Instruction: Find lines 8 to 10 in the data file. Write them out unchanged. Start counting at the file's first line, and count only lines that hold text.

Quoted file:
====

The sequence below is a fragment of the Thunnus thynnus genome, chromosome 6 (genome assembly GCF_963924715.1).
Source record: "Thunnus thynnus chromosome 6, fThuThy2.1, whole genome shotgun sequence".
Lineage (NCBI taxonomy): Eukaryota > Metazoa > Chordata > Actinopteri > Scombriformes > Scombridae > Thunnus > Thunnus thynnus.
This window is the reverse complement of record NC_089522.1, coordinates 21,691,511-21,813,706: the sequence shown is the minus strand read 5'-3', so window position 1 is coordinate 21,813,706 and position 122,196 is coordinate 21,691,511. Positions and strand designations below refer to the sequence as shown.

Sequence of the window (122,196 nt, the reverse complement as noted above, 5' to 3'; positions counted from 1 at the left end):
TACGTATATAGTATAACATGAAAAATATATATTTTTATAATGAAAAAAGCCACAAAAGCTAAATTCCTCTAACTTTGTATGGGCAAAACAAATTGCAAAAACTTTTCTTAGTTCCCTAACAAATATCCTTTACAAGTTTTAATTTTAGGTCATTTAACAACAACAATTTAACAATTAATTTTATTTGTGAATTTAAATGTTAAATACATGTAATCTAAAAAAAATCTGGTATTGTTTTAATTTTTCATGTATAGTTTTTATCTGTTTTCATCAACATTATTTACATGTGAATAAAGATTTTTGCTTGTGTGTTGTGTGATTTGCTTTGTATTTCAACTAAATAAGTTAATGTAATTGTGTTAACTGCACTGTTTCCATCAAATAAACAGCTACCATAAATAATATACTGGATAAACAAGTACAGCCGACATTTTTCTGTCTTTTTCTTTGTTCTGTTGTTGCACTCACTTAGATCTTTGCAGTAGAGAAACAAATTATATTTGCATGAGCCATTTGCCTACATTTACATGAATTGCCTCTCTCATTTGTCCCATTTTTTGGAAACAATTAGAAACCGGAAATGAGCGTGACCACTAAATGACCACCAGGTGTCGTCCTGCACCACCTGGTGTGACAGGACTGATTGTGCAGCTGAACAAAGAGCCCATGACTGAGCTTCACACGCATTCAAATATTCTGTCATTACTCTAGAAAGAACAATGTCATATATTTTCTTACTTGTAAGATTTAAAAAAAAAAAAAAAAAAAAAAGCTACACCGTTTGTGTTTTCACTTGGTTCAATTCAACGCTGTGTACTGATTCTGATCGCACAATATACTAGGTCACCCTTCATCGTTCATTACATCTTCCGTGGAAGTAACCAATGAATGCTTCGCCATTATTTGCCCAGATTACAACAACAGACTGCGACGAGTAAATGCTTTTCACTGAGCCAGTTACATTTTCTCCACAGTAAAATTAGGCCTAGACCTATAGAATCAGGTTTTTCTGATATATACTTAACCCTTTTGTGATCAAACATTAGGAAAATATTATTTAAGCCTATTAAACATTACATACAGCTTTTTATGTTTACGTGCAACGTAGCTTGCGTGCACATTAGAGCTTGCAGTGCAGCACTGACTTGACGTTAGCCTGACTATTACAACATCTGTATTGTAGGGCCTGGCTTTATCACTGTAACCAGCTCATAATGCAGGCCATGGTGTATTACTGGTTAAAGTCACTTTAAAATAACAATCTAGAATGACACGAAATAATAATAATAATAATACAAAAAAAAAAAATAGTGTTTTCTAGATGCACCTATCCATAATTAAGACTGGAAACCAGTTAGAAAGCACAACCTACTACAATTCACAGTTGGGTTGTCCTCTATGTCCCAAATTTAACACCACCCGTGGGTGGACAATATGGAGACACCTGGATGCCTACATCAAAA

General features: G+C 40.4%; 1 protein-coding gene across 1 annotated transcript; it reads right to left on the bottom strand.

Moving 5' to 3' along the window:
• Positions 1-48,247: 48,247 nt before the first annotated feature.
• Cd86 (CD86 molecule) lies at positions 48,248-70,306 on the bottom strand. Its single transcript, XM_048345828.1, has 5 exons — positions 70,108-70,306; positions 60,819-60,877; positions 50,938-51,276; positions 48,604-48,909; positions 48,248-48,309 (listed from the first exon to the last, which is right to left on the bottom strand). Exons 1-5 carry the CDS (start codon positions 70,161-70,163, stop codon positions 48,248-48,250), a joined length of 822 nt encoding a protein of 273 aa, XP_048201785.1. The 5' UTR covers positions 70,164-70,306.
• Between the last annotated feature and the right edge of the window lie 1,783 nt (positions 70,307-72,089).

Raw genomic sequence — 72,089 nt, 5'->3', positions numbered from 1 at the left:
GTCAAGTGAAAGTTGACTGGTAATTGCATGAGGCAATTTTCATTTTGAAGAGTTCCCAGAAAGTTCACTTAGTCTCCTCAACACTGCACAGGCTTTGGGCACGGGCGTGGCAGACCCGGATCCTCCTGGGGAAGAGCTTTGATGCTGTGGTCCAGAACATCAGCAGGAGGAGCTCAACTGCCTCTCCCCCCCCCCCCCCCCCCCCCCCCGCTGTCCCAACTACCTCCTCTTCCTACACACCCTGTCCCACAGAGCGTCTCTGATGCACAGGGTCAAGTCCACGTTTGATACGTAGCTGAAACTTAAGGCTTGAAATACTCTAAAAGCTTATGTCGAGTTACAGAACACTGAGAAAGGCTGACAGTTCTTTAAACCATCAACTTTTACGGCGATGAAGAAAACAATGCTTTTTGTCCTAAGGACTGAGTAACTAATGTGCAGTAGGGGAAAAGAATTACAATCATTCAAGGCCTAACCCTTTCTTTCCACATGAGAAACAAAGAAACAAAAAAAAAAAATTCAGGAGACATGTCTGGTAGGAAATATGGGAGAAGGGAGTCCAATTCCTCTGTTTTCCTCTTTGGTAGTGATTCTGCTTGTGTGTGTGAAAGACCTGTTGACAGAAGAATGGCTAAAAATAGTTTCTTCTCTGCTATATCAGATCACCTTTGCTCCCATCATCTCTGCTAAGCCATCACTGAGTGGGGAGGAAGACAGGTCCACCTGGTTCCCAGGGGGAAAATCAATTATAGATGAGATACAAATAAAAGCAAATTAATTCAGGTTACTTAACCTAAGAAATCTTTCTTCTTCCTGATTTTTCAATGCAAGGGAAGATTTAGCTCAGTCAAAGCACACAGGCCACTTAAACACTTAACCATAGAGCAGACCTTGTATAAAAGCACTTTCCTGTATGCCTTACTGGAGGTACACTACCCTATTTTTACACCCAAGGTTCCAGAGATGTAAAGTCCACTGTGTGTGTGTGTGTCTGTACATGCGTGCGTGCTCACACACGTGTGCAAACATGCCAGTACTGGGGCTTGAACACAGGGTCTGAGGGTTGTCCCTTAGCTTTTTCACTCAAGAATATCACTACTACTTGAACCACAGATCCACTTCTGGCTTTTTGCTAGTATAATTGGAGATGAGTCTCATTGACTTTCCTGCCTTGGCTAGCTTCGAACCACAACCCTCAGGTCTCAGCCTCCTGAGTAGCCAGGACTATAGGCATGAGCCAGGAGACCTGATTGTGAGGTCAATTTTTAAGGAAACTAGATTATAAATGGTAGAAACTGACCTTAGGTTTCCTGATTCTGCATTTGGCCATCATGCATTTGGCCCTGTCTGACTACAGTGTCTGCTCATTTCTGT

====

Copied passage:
Moving 5' to 3' along the window:
• Positions 1-48,247: 48,247 nt before the first annotated feature.
• Cd86 (CD86 molecule) lies at positions 48,248-70,306 on the bottom strand. Its single transcript, XM_048345828.1, has 5 exons — positions 70,108-70,306; positions 60,819-60,877; positions 50,938-51,276; positions 48,604-48,909; positions 48,248-48,309 (listed from the first exon to the last, which is right to left on the bottom strand). Exons 1-5 carry the CDS (start codon positions 70,161-70,163, stop codon positions 48,248-48,250), a joined length of 822 nt encoding a protein of 273 aa, XP_048201785.1. The 5' UTR covers positions 70,164-70,306.